There is a moment in Saugatuck Center for the Arts’ production of the multiple Grammy- and Tony-Award winning “Jersey Boys” in which an image of the Four Seasons on a black and white television is projected above the band as they perform their hit “Sherry” on stage—in technicolor of the variety one can only experience in person—and the crowd goes wild.
The actual crowd in the theatre of which you are a member. Screaming and clapping and whistling. And the performers react. Genuinely react to that.
This moment symbolizes the thrill of seeing this show. The songs, the history, are deep within our collective consciousness; and yet seeing them performed live as part of the phenomenal story of how Frankie Valli and the Four Seasons came to be in a musical biopic for the stage is a revelation that inspires goosebumps from start to finish and brings us into that moment of history as if for the first time.
“Jersey Boys” hit Broadway in 2005 and its staying power as a jukebox musical has everything to do with the popularity and familiarity of its indelible songs as well as the compelling documentary-style story of how four guys from New Jersey became one of the most successful pop bands in history.
The story is structured as the spring, summer, fall, and winter of the band’s evolution with the four members each narrating a season, because “everybody remembers it how they need to,” as guitarist Tommy DeVito (Daniel Miller) says, and “some things are being left out,” says bassist Nick Massi (Jonathan Cable) when he steps in.
Together with front man Frankie Valli (Justin Albinder) and song writer/keyboardist Bob Gaudio (Steve Grant Douglas), they form a brotherhood with “the neighborhood”, the time and place from which they emerged, as a character and cultural driving force. They’re Italian-Americans and the mob, gambling, prison, women as peripheral yet a nagging desire, and personal code are as potent as the music.
And the music is indeed potent. Not just because it’s reminiscent of better days, but because these are excellent songs (music by Bob Gaudio, lyrics by Bob Crewe) performed magnificently by a stellar cast under inspired direction from Kurt Stamm with creative choreography from Jay Gamboa and wonderful musical direction from Josh Keller who leads a terrific seven-piece band.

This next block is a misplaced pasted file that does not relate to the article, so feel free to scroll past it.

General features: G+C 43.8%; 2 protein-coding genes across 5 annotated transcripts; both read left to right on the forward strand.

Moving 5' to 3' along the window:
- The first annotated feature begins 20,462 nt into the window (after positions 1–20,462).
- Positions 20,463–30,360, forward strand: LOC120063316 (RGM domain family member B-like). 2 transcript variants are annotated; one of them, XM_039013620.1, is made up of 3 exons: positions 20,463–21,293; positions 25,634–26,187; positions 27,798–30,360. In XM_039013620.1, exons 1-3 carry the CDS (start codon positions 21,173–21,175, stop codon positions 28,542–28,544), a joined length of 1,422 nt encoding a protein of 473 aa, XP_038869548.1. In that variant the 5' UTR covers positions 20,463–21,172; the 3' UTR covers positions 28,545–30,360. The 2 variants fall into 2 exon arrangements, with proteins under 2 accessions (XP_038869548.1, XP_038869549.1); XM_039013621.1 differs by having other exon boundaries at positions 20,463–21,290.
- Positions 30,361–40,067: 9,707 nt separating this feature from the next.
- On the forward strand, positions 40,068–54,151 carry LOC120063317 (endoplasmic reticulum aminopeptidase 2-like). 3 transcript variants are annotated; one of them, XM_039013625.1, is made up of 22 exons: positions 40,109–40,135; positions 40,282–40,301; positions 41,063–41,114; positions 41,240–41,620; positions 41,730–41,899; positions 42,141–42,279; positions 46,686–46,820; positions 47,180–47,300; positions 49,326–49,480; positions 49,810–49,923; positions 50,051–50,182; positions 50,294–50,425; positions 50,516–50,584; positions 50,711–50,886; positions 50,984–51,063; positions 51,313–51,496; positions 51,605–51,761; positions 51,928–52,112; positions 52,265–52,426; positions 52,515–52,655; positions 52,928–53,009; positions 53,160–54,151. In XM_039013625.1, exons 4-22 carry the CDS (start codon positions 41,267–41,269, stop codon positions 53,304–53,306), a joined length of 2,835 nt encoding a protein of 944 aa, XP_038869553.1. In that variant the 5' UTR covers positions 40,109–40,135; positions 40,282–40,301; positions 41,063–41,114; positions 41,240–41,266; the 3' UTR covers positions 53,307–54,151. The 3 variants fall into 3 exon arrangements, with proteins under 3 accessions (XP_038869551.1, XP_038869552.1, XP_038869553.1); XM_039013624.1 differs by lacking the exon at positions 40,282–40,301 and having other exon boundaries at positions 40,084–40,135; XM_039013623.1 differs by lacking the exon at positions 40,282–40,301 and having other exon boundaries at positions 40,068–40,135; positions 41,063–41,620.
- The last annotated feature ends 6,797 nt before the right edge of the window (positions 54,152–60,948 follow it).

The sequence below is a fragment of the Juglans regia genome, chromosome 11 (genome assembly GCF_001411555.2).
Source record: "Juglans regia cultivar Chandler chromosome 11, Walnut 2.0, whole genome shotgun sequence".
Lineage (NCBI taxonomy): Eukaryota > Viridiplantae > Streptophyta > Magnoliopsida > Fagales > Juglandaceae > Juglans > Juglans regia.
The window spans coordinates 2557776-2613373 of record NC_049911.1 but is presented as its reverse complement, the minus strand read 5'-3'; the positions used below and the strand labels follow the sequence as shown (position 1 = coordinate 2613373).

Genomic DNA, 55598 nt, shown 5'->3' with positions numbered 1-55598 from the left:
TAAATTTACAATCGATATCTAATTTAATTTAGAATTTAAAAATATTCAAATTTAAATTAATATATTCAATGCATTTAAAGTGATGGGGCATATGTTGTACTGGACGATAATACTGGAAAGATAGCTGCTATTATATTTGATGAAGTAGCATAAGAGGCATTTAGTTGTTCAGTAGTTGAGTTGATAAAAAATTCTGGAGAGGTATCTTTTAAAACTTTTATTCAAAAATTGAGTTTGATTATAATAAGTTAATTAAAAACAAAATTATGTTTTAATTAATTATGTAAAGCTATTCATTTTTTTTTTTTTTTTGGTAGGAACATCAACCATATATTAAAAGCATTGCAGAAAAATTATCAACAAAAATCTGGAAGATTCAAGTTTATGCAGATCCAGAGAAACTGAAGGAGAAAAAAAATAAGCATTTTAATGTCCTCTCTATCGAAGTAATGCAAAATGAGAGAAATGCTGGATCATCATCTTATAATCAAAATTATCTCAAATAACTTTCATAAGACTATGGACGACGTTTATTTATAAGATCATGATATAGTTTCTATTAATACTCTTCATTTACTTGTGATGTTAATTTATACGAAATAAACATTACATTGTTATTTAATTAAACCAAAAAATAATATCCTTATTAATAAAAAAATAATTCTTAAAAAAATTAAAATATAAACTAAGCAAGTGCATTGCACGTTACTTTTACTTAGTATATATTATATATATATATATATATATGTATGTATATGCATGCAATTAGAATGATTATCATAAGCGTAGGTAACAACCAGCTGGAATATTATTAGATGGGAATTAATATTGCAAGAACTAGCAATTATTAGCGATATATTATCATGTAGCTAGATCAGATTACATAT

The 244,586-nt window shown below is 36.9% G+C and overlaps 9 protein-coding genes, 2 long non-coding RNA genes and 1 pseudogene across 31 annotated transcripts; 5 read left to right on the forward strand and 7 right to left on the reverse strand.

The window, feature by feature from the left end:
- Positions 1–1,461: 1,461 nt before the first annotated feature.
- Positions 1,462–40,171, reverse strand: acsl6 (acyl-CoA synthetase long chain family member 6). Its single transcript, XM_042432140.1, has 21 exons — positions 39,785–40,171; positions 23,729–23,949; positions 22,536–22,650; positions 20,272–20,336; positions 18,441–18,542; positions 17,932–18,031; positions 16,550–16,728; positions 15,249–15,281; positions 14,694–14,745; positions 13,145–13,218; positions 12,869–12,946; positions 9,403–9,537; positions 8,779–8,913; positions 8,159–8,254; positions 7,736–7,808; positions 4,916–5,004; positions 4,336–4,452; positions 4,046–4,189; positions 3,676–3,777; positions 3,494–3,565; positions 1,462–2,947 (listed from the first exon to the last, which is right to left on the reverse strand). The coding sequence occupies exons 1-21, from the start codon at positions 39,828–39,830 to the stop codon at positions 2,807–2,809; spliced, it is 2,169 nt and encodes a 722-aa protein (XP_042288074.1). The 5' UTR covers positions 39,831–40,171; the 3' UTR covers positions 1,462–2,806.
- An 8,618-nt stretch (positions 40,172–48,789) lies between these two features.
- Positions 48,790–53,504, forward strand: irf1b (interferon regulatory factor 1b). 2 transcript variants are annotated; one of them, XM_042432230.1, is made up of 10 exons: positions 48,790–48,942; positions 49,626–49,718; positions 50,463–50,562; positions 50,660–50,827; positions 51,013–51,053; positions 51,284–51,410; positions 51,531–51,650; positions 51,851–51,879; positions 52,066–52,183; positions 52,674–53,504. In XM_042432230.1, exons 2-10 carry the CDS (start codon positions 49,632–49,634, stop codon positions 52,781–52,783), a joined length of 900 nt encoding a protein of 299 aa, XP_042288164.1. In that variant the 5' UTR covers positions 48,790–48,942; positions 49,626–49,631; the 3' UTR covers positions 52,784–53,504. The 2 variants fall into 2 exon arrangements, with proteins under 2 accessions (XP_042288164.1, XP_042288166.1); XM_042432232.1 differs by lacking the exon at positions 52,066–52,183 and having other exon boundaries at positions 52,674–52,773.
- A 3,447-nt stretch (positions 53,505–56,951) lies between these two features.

The show begins and ends with “December, 1963 (Oh What a Night)” and makes good on that promise, from the spectacular hip-hop-influenced “Ces-soirées la” French adaptation to the band playing the crowd out of the theater with the same danceable tune. Other impossible-not-to-sing-a-long tunes include “Big Girls Don’t Cry”, “Walk Like a Man”, “Rag Doll”, “Bye, Bye Baby (Baby Goodbye)”, “Can’t Take My Eyes Off of You”, among many fabulous others.
No performance is short of a virtuoso performance here, and in addition to the four spectacular leads who fully embody distinct characters as well as sing and dance as if they were the Four Seasons themselves, nine other actors (Corey Barrow, Kyle Southern, Neil Stratman, Gina Milo, Becca Andrews, Payton Reilly, Eric Gutman, Jeff Meyer, Jeremy Koch) each play a true-to-life central character as well as many other roles extraordinarily well, moving set pieces on and off the stage, creating lightning-quick, seemingly effortless scene changes, giving the two-and-a-half hour show terrific pacing as well as texture and deeper meaning as it joyfully flies by.
That isn’t to say there isn’t also a deeper element of darkness here. Valli cheats on his wife and loses his daughter to drugs; Devito nearly loses it all gambling; the band splits up; the brotherhood nearly falls apart. And yet. The music and their story remain. And are now made utterly unforgettable thanks to the truly spectacular ensemble and creative team at Mason Street Warehouse.
Jeremy Barnett’s two-tiered set with chain-link accents allow for plenty of movement, from place to place (made clear by excellent projections from Christopher Mahlmann) and for the drum kit to move forward and back, distinguishing between background music and full-on concert performance. Jennifer Kules’ trademark lighting design in bold colors work beautifully with gorgeous costumes with Mid Century authenticity leased courtesy of Ogunquit Playhouse in Maine and designed by Darlene Veenstra that swell in color and sophistication as the band’s success grows. Jay Gamboa’s delightful choreography follows suit, moving from basic swaying and step-tap, step ball change to bigger and bolder as well as splashes of hip hop and break dance. And sound design from Technical Director Cameron Griffiths is superb.
“Jersey Boys” at Saugatuck Center for the Arts is pretty much flawless—destined to please fans of the show, fans of the music, as well as those who simply appreciate truly excellent live theatre and Broadway-quality triple-threat performances. You’ll undoubtedly dance out of the theater thinking if not singing “Oh What a Night!”
Saugatuck Center for the Arts
Aug. 11-Sept. 3